Foundations of Parasitology

Foundations of Parasitology

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تاریخ ارسال: 23 بهمن 1397

به روز رسانی در: 12 آبان 1401

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Foundations of Parasitology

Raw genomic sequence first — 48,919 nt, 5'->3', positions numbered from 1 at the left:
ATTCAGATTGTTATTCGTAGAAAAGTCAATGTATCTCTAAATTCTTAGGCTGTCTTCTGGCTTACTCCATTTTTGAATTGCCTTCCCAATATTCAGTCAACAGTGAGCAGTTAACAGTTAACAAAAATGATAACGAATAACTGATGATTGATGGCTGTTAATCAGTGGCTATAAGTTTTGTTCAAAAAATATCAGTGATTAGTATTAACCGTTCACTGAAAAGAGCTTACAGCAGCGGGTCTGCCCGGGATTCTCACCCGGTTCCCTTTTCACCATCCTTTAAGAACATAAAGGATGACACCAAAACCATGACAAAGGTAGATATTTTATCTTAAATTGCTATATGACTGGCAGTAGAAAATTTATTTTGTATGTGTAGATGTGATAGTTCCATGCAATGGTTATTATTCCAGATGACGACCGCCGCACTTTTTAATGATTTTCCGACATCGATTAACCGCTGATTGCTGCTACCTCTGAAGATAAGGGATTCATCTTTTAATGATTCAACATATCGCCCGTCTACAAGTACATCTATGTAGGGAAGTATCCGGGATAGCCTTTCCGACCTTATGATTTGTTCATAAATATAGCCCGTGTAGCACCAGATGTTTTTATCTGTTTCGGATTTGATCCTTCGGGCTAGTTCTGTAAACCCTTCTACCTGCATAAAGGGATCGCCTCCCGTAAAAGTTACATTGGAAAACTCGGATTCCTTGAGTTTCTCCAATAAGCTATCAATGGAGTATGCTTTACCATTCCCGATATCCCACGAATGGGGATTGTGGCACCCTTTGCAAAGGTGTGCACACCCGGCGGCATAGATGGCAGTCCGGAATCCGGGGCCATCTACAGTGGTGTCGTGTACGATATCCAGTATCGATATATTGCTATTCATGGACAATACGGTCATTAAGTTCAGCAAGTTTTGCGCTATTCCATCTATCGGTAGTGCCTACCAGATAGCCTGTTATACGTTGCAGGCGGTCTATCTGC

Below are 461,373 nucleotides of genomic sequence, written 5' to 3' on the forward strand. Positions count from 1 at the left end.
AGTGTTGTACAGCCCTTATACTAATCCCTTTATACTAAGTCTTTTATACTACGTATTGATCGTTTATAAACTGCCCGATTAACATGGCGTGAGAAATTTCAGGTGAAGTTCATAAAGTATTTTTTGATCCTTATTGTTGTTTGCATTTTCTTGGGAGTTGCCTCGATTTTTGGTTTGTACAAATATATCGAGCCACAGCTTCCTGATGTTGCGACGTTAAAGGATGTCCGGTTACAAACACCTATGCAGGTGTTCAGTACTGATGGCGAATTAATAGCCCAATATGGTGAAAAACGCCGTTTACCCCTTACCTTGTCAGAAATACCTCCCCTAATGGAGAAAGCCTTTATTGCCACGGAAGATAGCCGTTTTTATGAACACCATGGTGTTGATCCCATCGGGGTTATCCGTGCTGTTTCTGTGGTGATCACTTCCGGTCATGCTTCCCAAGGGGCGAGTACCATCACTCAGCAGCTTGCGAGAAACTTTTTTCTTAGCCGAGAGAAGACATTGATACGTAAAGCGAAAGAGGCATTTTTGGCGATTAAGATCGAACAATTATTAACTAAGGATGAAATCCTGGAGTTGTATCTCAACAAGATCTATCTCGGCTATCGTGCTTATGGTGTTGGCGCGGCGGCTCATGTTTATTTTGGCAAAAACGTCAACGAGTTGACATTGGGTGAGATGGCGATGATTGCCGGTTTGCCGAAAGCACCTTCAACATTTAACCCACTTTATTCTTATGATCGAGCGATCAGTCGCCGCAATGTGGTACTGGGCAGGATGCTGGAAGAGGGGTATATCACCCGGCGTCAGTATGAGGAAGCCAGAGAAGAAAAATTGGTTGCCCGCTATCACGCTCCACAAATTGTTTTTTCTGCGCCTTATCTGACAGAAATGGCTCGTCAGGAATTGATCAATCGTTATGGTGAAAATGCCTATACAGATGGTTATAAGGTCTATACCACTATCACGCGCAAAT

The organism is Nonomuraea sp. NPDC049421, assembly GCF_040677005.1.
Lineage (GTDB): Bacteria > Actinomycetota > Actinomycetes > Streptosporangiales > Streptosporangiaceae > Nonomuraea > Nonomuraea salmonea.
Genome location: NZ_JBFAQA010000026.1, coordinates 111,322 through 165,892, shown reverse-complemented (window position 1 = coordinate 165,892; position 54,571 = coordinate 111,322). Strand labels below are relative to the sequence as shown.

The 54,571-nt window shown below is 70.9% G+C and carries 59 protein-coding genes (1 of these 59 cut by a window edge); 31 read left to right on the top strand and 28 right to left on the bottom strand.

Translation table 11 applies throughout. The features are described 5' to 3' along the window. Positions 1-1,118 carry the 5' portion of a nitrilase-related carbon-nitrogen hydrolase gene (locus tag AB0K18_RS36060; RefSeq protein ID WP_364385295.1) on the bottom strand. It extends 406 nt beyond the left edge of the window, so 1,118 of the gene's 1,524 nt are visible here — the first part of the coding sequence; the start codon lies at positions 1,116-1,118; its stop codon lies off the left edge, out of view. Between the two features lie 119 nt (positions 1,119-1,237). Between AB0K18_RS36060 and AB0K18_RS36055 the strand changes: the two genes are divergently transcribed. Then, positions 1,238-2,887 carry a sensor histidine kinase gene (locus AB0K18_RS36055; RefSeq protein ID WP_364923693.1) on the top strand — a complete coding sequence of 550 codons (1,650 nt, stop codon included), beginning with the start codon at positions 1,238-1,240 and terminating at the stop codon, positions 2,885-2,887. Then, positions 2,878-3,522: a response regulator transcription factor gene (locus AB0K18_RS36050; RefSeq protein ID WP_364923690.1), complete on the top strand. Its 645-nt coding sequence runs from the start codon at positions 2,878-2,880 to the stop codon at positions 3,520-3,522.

Few people realize that there are far more kinds of parasitic than nonparasitic organisms in the world. Even if we exclude viruses and rickettsias, which are all parasitic, and the many kinds of parasitic bacteria and fungi, parasites are still in the majority. The bodies of free-living plants and animals represent rich environments, which have been colonized innumerable times throughout evolutionary history. In general the parasitic way of life is so successful that it has evolved independently in nearly every phylum of animals, from protistan phyla to arthropods and chordates, as well as in many plant groups. Organisms that are not parasites are usually hosts. Humans, for example, can be infected with more than a hundred kinds of flagellates, amebas, ciliates, worms, lice, fleas, ticks, and mites. It is unusual to examine a domestic or wild animal without finding at least one species of parasite on or within it. Even animals reared under strict laboratory conditions are commonly infected with protozoa and other parasites. Often the parasites themselves are hosts of other parasites